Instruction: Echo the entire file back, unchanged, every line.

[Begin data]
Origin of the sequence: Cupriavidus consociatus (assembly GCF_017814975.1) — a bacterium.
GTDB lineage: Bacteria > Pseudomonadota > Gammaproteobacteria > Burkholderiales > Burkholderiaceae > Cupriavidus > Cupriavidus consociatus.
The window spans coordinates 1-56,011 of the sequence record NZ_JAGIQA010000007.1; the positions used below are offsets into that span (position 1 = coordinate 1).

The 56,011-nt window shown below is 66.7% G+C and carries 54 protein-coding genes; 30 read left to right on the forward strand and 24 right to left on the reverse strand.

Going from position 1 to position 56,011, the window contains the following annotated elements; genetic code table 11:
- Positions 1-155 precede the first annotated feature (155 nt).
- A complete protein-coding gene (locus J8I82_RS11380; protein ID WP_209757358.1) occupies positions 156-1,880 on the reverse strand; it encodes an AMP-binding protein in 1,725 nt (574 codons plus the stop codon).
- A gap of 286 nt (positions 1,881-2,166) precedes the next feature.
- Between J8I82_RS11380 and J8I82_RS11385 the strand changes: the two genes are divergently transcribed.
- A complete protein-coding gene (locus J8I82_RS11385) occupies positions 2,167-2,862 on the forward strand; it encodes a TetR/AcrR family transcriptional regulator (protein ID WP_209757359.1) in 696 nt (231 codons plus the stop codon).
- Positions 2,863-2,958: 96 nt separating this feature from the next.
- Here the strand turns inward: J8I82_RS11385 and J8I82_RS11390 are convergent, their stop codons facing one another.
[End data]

Origin of the sequence: Cupriavidus consociatus (assembly GCF_017814975.1) — a bacterium.
GTDB lineage: Bacteria > Pseudomonadota > Gammaproteobacteria > Burkholderiales > Burkholderiaceae > Cupriavidus > Cupriavidus consociatus.
The window spans coordinates 1-56,011 of the sequence record NZ_JAGIQA010000007.1; the positions used below are offsets into that span (position 1 = coordinate 1).

The 56,011-nt window shown below is 66.7% G+C and carries 54 protein-coding genes; 30 read left to right on the forward strand and 24 right to left on the reverse strand.

Going from position 1 to position 56,011, the window contains the following annotated elements; genetic code table 11:
- Positions 1-155 precede the first annotated feature (155 nt).
- A complete protein-coding gene (locus J8I82_RS11380; protein ID WP_209757358.1) occupies positions 156-1,880 on the reverse strand; it encodes an AMP-binding protein in 1,725 nt (574 codons plus the stop codon).
- A gap of 286 nt (positions 1,881-2,166) precedes the next feature.
- Between J8I82_RS11380 and J8I82_RS11385 the strand changes: the two genes are divergently transcribed.
- A complete protein-coding gene (locus J8I82_RS11385) occupies positions 2,167-2,862 on the forward strand; it encodes a TetR/AcrR family transcriptional regulator (protein ID WP_209757359.1) in 696 nt (231 codons plus the stop codon).
- Positions 2,863-2,958: 96 nt separating this feature from the next.
- Here the strand turns inward: J8I82_RS11385 and J8I82_RS11390 are convergent, their stop codons facing one another.